Brown School, WashU to celebrate King’s legacy Monday

Community Engagement; Diversity; Faculty

​How does President-elect Donald Trump’s agenda impact Martin Luther King Jr.’s Dream? That question will drive the Brown School’s 2017 commemoration of Martin Luther King Jr. Day, organized by the Brown School’s Black Student Union and Diversity Committee.

The event — “The Dream. The Agenda.” — will feature a panel discussion with community leaders and Brown School faculty, followed by a celebratory dinner.

Panelists will include:

  • Tim McBride, professor and health policy analyst
  • Vetta Sanders Thompson, associate professor and researcher in mental health disparities
  • Reena Hajat Caroll, executive director of Diversity Awareness Partnership
  • Steph Perkins, executive director of PROMO

The event will take place place at 4 p.m. on Monday, Jan. 16, in the Clark-Fox Forum of Hillman Hall, and is open to Brown School students, faculty and staff, as well as other Washington University graduate students. Seating is limited and an RSVP is required by Jan. 11.

Washington University Celebration

Washington University in St. Louis’ Martin Luther King Jr. Commemoration will take place at 7 p.m. Monday, Jan. 16, in Graham Chapel. This year’s program marks the 30th anniversary of the ceremony’s debut and the 60th anniversary of King’s appearance at Graham Chapel. King urged his audience to join him in the fight for integration.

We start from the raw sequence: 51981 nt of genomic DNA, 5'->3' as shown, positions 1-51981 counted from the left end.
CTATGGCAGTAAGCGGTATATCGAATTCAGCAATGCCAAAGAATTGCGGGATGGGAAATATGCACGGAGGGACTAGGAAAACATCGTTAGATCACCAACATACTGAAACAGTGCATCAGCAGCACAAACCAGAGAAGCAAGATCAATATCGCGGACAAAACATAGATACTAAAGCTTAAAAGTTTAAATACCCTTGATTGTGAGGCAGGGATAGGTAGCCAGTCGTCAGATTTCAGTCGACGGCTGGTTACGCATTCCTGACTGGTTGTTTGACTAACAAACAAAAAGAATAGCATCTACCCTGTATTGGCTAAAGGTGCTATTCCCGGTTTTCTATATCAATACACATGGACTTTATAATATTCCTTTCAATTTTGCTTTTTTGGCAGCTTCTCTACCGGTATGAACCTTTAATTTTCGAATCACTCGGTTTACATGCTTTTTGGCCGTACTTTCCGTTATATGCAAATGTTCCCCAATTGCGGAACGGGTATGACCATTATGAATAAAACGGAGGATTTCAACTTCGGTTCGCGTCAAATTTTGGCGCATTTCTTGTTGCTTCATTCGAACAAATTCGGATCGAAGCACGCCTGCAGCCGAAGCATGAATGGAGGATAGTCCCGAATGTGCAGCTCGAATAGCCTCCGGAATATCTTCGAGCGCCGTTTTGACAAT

“If you can’t run, then walk. If you can’t walk, then crawl. But whatever you do, you have to keep moving forward,” King urged the crowd in 1957, repeating one of his most powerful precepts.

The theme of the 2017 celebration is based on another quote from King: “Our lives begin to end the day we become silent about the things that matter.”

The commemoration will include a keynote address from the Rev. Traci D. Blackmon, executive minister of Justice and Witness Ministries for the United Church of Christ and pastor of Christ the King United Church; remarks from Chancellor Mark S. Wrighton and Provost Holden Thorp; and performances from Black Anthology and Orchestrating Diversity, an urban youth orchestra.

Leah Merrifield, a passionate advocate for college access, will receive the 2017 Rosa L. Parks Award. Merrifield serves as the university’s associate vice chancellor for community engagement and St. Louis college readiness initiatives. She created Washington University’s innovative College Prep Program, which prepares talented, low-income high school students for life on a college campus.

Mya Petty, 17, will receive the Martin Luther King Jr. Youth Service Award. Last summer, Petty launched “STL Lunch,” which provided free lunches to approximately 30 children at Hickey Park in the Baden neighborhood.

The event is free and open to the public. A reception will follow at the Danforth University Center. Free parking is available in the Danforth University Center garage.

School of Medicine Celebration

In addition, the Office of Diversity Programs at the School of Medicine will present its annual Martin Luther King Jr. Celebration Lecture at 4 p.m. Monday in the Eric P. Newman Education Center, 320 S. Euclid Ave.

Robert D. Bullard, often called the father of environmental justice, will be the guest speaker at the School of Medicine event. Bullard is a professor of urban planning and environmental policy in the Barbara Jordan-Mickey Leland School of Public Affairs at Texas Southern University in Houston.

The author of 17 books, Bullock has written on subjects ranging from sustainable development to environmental racism to regional equity. His lecture is titled “Environmental Justice: A Path to Ensuring Healthier Communities for All.”

This event is also free and open to the public. To RSVP, call the Office of Diversity Programs at 314-362-6854 or email